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Article
April 1991

Suppressive Effects of Visceral Tumor on the Generation of Antitumor T Cells for Adoptive Immunotherapy

Author Affiliations

From the Division of Surgical Oncology, Department of Surgery, University of Michigan Medical Center, Ann Arbor.

Arch Surg. 1991;126(4):442-446. doi:10.1001/archsurg.1991.01410280040005
Abstract

• Antitumor reactive cells can be generated from lymphoid organs of mice bearing subcutaneous (SC), but not liver or lung, tumors by in vitro sensitization with irradiated tumor and interleukin 2. To examine whether visceral tumors mediated tumorinduced suppression, in vitro sensitization cells were generated from mice bearing SC tumors with and without concomitant liver or lung tumors. Antitumor efficacy of these cells was assessed in adoptive immunotherapy experiments. The presence of visceral tumors suppressed the ability to generate therapeutic in vitro sensitization cells from mice with SC tumors. By establishing visceral tumors at different intervals in relationship to SC tumor inoculation, we found that visceral tumor appeared to suppress directly the development of a host immune response to SC tumor, rather than inhibit function of established immune cells. Our model affords a means to study mechanisms of tumor-induced immunosuppression.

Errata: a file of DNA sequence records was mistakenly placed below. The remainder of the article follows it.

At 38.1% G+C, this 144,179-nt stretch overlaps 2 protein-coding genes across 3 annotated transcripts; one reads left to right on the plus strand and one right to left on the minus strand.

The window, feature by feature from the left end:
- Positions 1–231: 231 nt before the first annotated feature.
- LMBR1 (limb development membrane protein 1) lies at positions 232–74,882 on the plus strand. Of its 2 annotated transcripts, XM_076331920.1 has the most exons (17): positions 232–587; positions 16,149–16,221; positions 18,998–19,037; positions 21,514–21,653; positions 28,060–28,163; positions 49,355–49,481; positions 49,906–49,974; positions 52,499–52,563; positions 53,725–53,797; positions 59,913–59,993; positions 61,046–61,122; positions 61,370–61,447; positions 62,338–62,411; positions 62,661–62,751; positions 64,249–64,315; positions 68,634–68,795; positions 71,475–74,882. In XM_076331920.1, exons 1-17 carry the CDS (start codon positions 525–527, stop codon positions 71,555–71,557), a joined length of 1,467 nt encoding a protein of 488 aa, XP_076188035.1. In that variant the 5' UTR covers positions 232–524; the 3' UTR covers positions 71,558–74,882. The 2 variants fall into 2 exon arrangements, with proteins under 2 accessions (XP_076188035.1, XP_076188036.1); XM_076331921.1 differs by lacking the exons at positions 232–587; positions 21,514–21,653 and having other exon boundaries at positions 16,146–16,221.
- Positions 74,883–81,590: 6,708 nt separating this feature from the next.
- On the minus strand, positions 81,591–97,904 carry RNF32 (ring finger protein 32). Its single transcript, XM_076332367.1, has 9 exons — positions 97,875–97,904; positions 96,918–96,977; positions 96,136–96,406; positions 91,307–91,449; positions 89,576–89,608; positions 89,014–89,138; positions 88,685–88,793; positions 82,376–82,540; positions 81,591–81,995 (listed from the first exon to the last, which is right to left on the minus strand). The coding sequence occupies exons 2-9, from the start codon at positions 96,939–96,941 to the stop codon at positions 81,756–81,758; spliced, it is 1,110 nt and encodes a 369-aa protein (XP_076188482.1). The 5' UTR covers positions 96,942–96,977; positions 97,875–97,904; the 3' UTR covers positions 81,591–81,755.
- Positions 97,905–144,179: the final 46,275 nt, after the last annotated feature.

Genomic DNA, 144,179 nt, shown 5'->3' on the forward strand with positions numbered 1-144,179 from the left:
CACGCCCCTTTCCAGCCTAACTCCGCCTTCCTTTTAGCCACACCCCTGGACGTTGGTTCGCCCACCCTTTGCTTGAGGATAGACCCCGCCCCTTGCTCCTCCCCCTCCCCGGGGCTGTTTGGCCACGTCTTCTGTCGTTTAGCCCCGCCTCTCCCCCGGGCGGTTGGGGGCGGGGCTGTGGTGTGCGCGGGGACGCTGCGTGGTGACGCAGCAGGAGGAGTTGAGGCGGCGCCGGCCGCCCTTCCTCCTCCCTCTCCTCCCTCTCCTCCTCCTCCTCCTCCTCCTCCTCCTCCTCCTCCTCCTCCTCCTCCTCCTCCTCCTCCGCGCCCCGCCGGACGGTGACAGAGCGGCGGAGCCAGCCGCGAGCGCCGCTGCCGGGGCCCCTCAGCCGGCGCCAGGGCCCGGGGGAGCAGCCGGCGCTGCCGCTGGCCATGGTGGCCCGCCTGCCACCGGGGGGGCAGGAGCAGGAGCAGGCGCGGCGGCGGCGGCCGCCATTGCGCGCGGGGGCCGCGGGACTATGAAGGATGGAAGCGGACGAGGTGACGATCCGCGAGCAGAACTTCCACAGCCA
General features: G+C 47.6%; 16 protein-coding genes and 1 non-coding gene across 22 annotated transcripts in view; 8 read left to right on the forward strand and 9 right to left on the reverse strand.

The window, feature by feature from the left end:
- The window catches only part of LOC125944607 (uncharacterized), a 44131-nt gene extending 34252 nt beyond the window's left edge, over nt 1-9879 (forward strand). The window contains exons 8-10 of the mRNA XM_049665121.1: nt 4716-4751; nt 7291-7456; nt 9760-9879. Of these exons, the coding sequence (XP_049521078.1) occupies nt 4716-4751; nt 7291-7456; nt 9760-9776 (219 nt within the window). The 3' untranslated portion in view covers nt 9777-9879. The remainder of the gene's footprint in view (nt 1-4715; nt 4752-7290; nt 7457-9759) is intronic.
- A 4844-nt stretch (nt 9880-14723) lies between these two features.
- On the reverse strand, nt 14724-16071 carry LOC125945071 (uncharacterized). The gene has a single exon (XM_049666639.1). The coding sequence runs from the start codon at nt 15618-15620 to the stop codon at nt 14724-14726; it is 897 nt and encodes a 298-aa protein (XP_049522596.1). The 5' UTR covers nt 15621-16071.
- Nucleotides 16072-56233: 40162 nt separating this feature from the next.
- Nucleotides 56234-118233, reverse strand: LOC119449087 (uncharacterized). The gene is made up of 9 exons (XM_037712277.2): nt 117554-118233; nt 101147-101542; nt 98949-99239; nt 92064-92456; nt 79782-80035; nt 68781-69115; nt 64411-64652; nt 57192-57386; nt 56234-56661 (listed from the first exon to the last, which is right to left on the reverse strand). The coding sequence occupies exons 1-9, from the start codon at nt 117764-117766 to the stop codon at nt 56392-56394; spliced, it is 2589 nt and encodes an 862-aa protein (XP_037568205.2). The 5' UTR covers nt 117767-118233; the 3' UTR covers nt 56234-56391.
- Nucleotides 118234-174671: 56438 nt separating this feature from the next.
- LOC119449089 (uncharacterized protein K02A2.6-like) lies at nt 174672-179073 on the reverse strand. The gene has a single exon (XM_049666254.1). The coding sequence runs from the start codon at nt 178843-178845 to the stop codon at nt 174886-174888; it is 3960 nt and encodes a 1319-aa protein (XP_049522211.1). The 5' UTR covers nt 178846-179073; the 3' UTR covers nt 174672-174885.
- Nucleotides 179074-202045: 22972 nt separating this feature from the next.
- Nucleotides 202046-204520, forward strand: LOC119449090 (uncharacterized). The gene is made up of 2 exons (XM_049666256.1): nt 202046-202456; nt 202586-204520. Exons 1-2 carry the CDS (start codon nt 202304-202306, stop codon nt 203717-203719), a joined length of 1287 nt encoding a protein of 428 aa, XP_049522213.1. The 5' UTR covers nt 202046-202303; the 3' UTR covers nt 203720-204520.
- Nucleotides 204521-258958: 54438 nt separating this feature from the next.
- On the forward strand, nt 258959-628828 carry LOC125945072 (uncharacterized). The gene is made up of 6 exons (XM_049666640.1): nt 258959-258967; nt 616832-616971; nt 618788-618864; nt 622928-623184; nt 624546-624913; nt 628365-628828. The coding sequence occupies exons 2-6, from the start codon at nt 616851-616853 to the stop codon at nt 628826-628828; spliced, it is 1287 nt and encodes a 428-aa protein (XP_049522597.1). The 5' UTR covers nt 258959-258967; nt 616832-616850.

(Arch Surg. 1991;126:442-446)

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